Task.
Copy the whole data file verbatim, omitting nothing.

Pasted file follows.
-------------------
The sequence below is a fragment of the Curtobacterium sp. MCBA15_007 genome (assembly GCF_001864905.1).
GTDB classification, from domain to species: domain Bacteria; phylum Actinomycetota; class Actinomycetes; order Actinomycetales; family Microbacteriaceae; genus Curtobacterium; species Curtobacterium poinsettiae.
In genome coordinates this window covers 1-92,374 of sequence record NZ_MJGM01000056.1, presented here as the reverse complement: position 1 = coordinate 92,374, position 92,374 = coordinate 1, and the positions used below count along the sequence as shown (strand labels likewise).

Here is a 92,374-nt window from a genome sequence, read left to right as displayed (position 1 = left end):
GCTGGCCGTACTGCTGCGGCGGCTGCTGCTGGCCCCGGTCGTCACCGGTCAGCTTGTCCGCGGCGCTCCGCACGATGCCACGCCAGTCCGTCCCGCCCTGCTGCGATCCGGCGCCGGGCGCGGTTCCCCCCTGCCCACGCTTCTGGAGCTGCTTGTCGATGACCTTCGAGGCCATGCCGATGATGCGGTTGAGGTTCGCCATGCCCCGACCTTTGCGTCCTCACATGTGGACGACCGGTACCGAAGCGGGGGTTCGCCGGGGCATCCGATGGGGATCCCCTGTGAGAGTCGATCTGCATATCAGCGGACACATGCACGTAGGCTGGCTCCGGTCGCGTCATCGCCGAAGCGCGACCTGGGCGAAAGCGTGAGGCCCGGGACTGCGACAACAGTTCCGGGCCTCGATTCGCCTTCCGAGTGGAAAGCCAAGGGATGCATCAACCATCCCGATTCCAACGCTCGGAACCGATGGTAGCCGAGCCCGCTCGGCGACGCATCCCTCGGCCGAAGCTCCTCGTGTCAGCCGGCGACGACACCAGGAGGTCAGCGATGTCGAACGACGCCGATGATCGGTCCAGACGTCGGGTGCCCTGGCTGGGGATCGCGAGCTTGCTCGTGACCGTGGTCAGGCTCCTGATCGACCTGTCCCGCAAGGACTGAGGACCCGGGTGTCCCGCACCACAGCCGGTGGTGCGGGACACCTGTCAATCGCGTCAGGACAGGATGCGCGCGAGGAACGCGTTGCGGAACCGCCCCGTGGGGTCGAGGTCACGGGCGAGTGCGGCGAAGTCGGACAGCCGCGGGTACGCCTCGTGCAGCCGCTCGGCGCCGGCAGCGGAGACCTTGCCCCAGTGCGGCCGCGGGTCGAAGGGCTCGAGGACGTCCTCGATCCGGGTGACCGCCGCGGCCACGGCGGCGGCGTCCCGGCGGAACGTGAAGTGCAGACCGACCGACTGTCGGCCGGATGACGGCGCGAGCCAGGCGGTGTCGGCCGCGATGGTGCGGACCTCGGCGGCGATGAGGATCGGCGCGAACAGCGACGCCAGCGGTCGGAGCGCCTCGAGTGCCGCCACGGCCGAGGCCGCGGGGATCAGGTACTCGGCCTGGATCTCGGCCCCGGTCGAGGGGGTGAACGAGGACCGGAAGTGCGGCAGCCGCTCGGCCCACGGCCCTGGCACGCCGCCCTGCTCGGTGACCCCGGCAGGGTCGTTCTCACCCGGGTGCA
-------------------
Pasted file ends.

The sequence below is a fragment of the Curtobacterium sp. MCBA15_007 genome (assembly GCF_001864905.1).
GTDB classification, from domain to species: domain Bacteria; phylum Actinomycetota; class Actinomycetes; order Actinomycetales; family Microbacteriaceae; genus Curtobacterium; species Curtobacterium poinsettiae.
In genome coordinates this window covers 1-92,374 of sequence record NZ_MJGM01000056.1, presented here as the reverse complement: position 1 = coordinate 92,374, position 92,374 = coordinate 1, and the positions used below count along the sequence as shown (strand labels likewise).

Here is a 92,374-nt window from a genome sequence, read left to right as displayed (position 1 = left end):
GCTGGCCGTACTGCTGCGGCGGCTGCTGCTGGCCCCGGTCGTCACCGGTCAGCTTGTCCGCGGCGCTCCGCACGATGCCACGCCAGTCCGTCCCGCCCTGCTGCGATCCGGCGCCGGGCGCGGTTCCCCCCTGCCCACGCTTCTGGAGCTGCTTGTCGATGACCTTCGAGGCCATGCCGATGATGCGGTTGAGGTTCGCCATGCCCCGACCTTTGCGTCCTCACATGTGGACGACCGGTACCGAAGCGGGGGTTCGCCGGGGCATCCGATGGGGATCCCCTGTGAGAGTCGATCTGCATATCAGCGGACACATGCACGTAGGCTGGCTCCGGTCGCGTCATCGCCGAAGCGCGACCTGGGCGAAAGCGTGAGGCCCGGGACTGCGACAACAGTTCCGGGCCTCGATTCGCCTTCCGAGTGGAAAGCCAAGGGATGCATCAACCATCCCGATTCCAACGCTCGGAACCGATGGTAGCCGAGCCCGCTCGGCGACGCATCCCTCGGCCGAAGCTCCTCGTGTCAGCCGGCGACGACACCAGGAGGTCAGCGATGTCGAACGACGCCGATGATCGGTCCAGACGTCGGGTGCCCTGGCTGGGGATCGCGAGCTTGCTCGTGACCGTGGTCAGGCTCCTGATCGACCTGTCCCGCAAGGACTGAGGACCCGGGTGTCCCGCACCACAGCCGGTGGTGCGGGACACCTGTCAATCGCGTCAGGACAGGATGCGCGCGAGGAACGCGTTGCGGAACCGCCCCGTGGGGTCGAGGTCACGGGCGAGTGCGGCGAAGTCGGACAGCCGCGGGTACGCCTCGTGCAGCCGCTCGGCGCCGGCAGCGGAGACCTTGCCCCAGTGCGGCCGCGGGTCGAAGGGCTCGAGGACGTCCTCGATCCGGGTGACCGCCGCGGCCACGGCGGCGGCGTCCCGGCGGAACGTGAAGTGCAGACCGACCGACTGTCGGCCGGATGACGGCGCGAGCCAGGCGGTGTCGGCCGCGATGGTGCGGACCTCGGCGGCGATGAGGATCGGCGCGAACAGCGACGCCAGCGGTCGGAGCGCCTCGAGTGCCGCCACGGCCGAGGCCGCGGGGATCAGGTACTCGGCCTGGATCTCGGCCCCGGTCGAGGGGGTGAACGAGGACCGGAAGTGCGGCAGCCGCTCGGCCCACGGCCCTGGCACGCCGCCCTGCTCGGTGACCCCGGCAGGGTCGTTCTCACCCGGGTGCA